By Sahan Weerakoon, Deputy A&E Editor
Event of the Week: Wednesday, Mar. 23
In the Vagabond Theatre Company’s new play, “A Southern Victory,” the Confederacy has won The Civil War, and as as a result, slavery still thrives, prohibition continues and abolitionists known as John Brown’s Army have turned to violent, almost terrorist-like means to get their message across. The play, taking place at Boston Playwrights’ Theatre, centers on a college student named Thomas Williams who witnesses the terrorism firsthand and must decide whether to continue his family’s legacy as slave-owners or join the abolitionists. Directed by Kevin Mullins, “A Southern Victory,” will be presented as a trilogy. 949 Commonwealth Ave.; 8 – 10 p.m.; $20.
Thursday, Mar. 17
Celebrate St. Patrick’s Day right with a visit to the Cask ‘n Flagon. The Cask will host an all-day celebration complete with traditional Irish music and a dinner of corned beef and cabbage. There will also be four themed cocktails consisting of the fruity pot of gold made with Jameson Irish Whiskey and peach schnapps, coffee-flavored chocolate Irishman-made with Jameson and Godiva liqueur, the extra-sweet green gummy bear made with Svedka vodka and Midori. For those looking for an extra-potent shot there is the green monster, a mix of Jameson Irish Whiskey and Bailey’s Irish cream. 62 Brookline Ave.; 11:00 a.m. – 11:30 p.m.; pay per drink; 21+.
Friday, Mar. 18
Continue the St. Patrick’s Day festivities with the play “Another Fiddler of Inishbofin” at The Burren Irish Bar and Restaurant. The sequel to “The Fiddlers of Inishbofin,” Another Fiddler will introduce new scores of contemporary and traditional Irish music. The play follows up on the adventures of musician Tommy McCarthy and his troupe of fiddlers as they return to the isle of Inishbofin. There the fiddlers encounter their friend Liam, abandoned by his lover Fiona. However, Fiona’s sister Enya enters the story to bring Liam, Tommy and the other fiddlers a wild surprise. Directed by Pete Holm. 247 Elm St., Somerville; 7:30 – 9:30 p.m.; $30.
Saturday, Mar. 19
All Access Improv brings together some of Boston’s best comedians for 65 minutes of intense, unscripted comedy. The show is designed for all ages with performers from ImprovBoston’s popular show “fast-paced faceoff” and the troupe’s national touring company. Based in Cambridge, ImprovBoston has brought laughs to Boston for over 30 years, and All Access is their signature act. The show combines acting with improvised songs and games for full audience interaction. For an immersive and high octane comedy experience, All Access is the only way to go. 40 Prospect St., Cambridge; 6 – 7 p.m.; $16.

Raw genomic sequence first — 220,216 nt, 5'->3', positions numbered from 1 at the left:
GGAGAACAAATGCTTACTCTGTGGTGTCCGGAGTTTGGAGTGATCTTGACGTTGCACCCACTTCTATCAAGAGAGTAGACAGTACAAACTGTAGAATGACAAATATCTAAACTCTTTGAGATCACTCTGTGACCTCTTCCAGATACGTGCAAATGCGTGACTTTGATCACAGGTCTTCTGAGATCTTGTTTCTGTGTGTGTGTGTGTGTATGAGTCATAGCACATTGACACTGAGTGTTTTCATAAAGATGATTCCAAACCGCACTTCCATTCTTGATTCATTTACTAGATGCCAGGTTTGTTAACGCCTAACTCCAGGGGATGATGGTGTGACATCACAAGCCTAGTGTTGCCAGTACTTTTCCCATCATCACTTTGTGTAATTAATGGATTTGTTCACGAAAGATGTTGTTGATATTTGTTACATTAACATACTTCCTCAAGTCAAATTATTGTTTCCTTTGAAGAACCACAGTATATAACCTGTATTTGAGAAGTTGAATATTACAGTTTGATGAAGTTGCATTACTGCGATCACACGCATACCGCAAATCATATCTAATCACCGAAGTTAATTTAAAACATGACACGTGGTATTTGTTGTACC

Sunday, Mar. 20
Uforge Gallery presents its first open-call art exhibition “Art and Activism.” As an open-call exhibition, artists from around the city are invited to come, making it an excellent opportunity to look at local talent. The exhibition examines the use of art as a medium to advocate for political and social change. It also looks at the historical role of art in societal struggles. Artists use paintings, collages, photographs and sculpture to represent current issues ranging from racial injustice, feminism and even the upcoming presidential election. 767 Centre St., Jamaica Plain; 6 p.m.; free.
Monday, Mar. 21
“Planning the Improbable, Sketching the Impossible,” held at The Washington Street Gallery, looks at the artistic process and the different ways artists go about it. Ideas for unfinished works are presented in the form of concept drawings, maquettes, plans and proofs. The show focuses on artistic ambitions and the idea of breaking away from the physical and monetary constraints that leaves so many works of art hidden in a sketchbook. The show is curated by Mitch Shiles. 321D Washington St., Somerville; 12 – 4 p.m.; free.
Tuesday, Mar. 22
In her lecture “Ecology, Evolution and Species Diversification in Hawaiian Islands,” Rosemary Gillespie, professor of systematic entomology at the University of California Berkeley, discusses how the development of oceanic archipelagos allows for an ecosystem to be studied as a snapshot in time. Her research focuses on the evolution and ecology of spiders in Hawaii, as well as their interactions in the ecosystem. The lecture, held at the Harvard Museum of Natural History, also highlights the importance of ecological research in managing invasive species. 24 Oxford St., Cambridge; 6 – 7 p.m.; free.
Photo Courtesy Bill Damon, Creative Commons